Psychodrama has been around for nearly 100 years and can be an effective tool for helping people struggling with a number of challenges, including addictions and trauma. Psychodrama therapy techniques can help people give voice and action to areas of their lives that have kept them stuck. Those areas are what may be hindering their ability to live authentic, fulfilling lives and giving voice to them is often a transformative experience.
People who are traumatized have a fight, flight or freeze response that was activated when they were exposed to the initial trauma and may be retriggered in certain circumstances. For example, a war veteran suffering from combat PTSD may have an overactive flight or freeze response. A person who was abused as a child may have been in a situation where they couldn’t physically defend themselves or run away from the abuser. They may have a freeze response to trauma. Our bodies store a cellular memory of trauma that can be triggered by such things as smells, sounds, sights, body sensations, tastes or certain actions by others. These triggers whisk us away to that place of anger, rage, sadness or terror that is frozen in time and keeps us stuck.
The clients I see have tried to obliterate these uncomfortable feelings by using substances. This is their self-protective, but misguided, attempt to make everything quiet on the inside by drowning out feelings with alcohol or drugs. The problem is when you try to shut off the trauma you aren’t dealing with, you shut everything else off as well – the good and bad. You’re not functioning to your full capacity and this may bring about other undesirable consequences like the loss of your job, your health, your relationships, and other negative effects that come from shutting down your entire system.
Psychodrama can be a powerful way to help a person address underlying trauma, but it’s critical that a trained psychodramatist guides the experience so that the individual is not re-traumatized. You don’t want to strip down someone’s defenses and then not be able to put them back together. A specially trained psychodramatist uses tools that help prevent this from happening.
We help clients say the words and close off the need to do an action without sending them directly back to a traumatizing event. That action they’re compelled to do might be to hit something, get away from something, or do both. The hope is to reconnect the client with blocked feelings and provide an opportunity for them to feel empowered in the face of trauma. It’s not important to actually go back and relive the trauma itself.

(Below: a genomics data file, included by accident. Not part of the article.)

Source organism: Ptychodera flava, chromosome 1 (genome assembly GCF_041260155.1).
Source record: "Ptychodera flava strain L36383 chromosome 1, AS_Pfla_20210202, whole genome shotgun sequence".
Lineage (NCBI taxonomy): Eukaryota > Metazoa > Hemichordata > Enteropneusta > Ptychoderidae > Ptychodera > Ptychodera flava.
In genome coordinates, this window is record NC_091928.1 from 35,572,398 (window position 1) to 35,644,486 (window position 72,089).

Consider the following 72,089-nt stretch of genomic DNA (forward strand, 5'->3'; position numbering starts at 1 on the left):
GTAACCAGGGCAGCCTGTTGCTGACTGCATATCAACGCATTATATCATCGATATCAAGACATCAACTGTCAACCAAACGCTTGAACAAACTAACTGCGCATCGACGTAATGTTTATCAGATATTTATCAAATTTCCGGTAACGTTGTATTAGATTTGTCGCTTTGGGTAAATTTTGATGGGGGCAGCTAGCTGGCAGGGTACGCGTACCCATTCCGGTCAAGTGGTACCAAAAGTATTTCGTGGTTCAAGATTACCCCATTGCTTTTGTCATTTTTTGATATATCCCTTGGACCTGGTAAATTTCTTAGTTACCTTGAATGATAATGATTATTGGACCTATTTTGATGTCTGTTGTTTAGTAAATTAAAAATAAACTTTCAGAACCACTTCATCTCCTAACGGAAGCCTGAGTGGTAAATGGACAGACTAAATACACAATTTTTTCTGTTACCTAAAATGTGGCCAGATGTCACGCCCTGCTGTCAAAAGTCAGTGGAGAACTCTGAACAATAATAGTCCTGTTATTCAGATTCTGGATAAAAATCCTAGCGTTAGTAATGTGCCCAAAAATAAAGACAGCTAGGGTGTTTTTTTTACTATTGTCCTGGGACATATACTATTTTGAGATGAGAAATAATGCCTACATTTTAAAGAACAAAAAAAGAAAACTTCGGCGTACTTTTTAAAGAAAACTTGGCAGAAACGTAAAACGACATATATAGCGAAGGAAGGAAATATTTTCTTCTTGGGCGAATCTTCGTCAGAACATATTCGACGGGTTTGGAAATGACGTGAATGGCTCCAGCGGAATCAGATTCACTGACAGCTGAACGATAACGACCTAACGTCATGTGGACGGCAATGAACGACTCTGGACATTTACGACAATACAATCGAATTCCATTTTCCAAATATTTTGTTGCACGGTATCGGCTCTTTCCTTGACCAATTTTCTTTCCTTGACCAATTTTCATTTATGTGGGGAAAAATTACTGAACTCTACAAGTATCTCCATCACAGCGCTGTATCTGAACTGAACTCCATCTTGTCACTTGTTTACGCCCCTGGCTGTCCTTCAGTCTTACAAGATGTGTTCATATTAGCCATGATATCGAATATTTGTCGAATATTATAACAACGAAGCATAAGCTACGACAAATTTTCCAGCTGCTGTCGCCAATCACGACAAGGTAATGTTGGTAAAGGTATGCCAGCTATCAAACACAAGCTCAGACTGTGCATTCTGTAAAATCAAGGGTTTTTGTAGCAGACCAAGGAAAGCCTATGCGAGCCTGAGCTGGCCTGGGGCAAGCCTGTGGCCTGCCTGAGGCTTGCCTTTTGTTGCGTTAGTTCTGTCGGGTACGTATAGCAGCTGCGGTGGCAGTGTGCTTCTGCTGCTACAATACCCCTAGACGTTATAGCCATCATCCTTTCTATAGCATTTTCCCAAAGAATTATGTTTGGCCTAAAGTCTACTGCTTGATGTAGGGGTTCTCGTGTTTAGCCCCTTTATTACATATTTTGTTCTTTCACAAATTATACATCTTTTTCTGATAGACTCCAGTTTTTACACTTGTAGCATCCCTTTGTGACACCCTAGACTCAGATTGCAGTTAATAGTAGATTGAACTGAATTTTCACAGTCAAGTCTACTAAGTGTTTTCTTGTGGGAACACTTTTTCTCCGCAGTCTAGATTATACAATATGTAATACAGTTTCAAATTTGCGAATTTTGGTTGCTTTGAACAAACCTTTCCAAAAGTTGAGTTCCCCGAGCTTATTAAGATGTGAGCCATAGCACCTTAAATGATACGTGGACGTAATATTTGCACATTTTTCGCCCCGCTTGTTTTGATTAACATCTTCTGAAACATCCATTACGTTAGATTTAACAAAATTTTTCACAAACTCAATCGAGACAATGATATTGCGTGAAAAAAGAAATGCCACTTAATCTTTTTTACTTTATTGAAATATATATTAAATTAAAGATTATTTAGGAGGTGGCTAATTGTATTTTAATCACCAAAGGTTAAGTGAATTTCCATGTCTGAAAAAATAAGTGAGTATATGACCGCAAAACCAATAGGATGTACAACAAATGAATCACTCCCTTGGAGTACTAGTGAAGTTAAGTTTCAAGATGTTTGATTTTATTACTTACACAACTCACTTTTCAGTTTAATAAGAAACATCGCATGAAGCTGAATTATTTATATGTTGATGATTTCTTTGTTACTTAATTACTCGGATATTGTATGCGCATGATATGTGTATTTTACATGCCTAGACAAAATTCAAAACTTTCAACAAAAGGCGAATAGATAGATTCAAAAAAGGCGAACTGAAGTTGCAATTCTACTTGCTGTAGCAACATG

Here are some brief, simplified examples of psychodrama techniques we may use to help people with their trauma responses:
Role Reversal: This is one of the hardest psychodrama techniques to execute, but can also be the most effective. In role reversal, we provide a space for people to talk to themselves, the addiction, the abuser, or the people they themselves have abused. I’ve found one of the most powerful iterations of this approach is inner child work. The client (protagonist) creates an emotional connection back to themselves as a young person at a point when they may have turned their backs on themselves.
Doubling: In this technique, the therapist or another client helps voice the protagonist’s words or feelings so they can start the process of becoming “unfrozen.” Doubling feelings or emotions helps free the client up. Doubling is a very powerful tool because you join with the client. Together you free the blocked feelings and emotions.
Future Projection: In this technique, people envision what the future holds for them. For example, if they’re in a codependent relationship, we may go through scenarios where they choose whether to continue that relationship pattern or let it go. Maybe we’ll have a person look three years down the road and picture a time when they have moved past the trauma and other challenges currently plaguing them and the steps needed to get there.
Mirroring: Mirroring is a tool that allows the protagonist to see themselves in action. Many times our body language does not reflect what we are trying to portray. The mirror stands before us and embodies what is seen and heard from the protagonist. Mirroring allows her or him to pull back if our presentation is too much and step it up if our portrayal is too muted. It gives immediate feedback and allows the client to adjust in the moment.
These psychodrama techniques are all used in different ways, and they play out uniquely in every session. They can help clients realize that there is power in their words and body, and they can access that power in everyday life. It’s really about “role rehearsal” for a new concept of self. We can talk about their unfulfilled relationship with their husband, wife or child, or their problems with their boss because addiction has jeopardized their job. But the real headway comes when clients dig below the surface and do that inner child work and trauma work.
When clients express gratitude for the parts of themselves that they might not be in touch with, they access a lot of strength that comes from their genuine self. When trauma forces us to split away from our genuine self and play other roles, we suffer. But when we’re our genuine self, we are very powerful. Psychodrama can help people access that genuine part of themselves, and it is from that part that they can create the life they want to live.